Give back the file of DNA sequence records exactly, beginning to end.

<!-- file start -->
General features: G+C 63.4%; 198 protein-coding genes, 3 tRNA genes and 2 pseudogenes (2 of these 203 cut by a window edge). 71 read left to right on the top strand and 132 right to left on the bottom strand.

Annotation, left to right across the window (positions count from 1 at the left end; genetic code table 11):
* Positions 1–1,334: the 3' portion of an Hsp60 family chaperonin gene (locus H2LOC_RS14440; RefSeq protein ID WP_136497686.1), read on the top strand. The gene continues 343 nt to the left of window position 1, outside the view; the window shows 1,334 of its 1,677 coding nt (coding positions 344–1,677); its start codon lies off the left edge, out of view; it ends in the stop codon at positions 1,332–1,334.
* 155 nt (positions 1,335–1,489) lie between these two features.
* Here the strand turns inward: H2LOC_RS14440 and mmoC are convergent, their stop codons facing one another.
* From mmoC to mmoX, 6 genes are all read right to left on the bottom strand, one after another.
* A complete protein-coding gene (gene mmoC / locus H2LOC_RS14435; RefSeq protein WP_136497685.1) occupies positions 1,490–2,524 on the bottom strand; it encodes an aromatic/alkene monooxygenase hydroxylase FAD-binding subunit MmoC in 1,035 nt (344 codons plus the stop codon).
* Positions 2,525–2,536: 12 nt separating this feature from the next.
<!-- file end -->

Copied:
General features: G+C 63.4%; 198 protein-coding genes, 3 tRNA genes and 2 pseudogenes (2 of these 203 cut by a window edge). 71 read left to right on the top strand and 132 right to left on the bottom strand.

Annotation, left to right across the window (positions count from 1 at the left end; genetic code table 11):
* Positions 1–1,334: the 3' portion of an Hsp60 family chaperonin gene (locus H2LOC_RS14440; RefSeq protein ID WP_136497686.1), read on the top strand. The gene continues 343 nt to the left of window position 1, outside the view; the window shows 1,334 of its 1,677 coding nt (coding positions 344–1,677); its start codon lies off the left edge, out of view; it ends in the stop codon at positions 1,332–1,334.
* 155 nt (positions 1,335–1,489) lie between these two features.
* Here the strand turns inward: H2LOC_RS14440 and mmoC are convergent, their stop codons facing one another.
* From mmoC to mmoX, 6 genes are all read right to left on the bottom strand, one after another.
* A complete protein-coding gene (gene mmoC / locus H2LOC_RS14435; RefSeq protein WP_136497685.1) occupies positions 1,490–2,524 on the bottom strand; it encodes an aromatic/alkene monooxygenase hydroxylase FAD-binding subunit MmoC in 1,035 nt (344 codons plus the stop codon).
* Positions 2,525–2,536: 12 nt separating this feature from the next.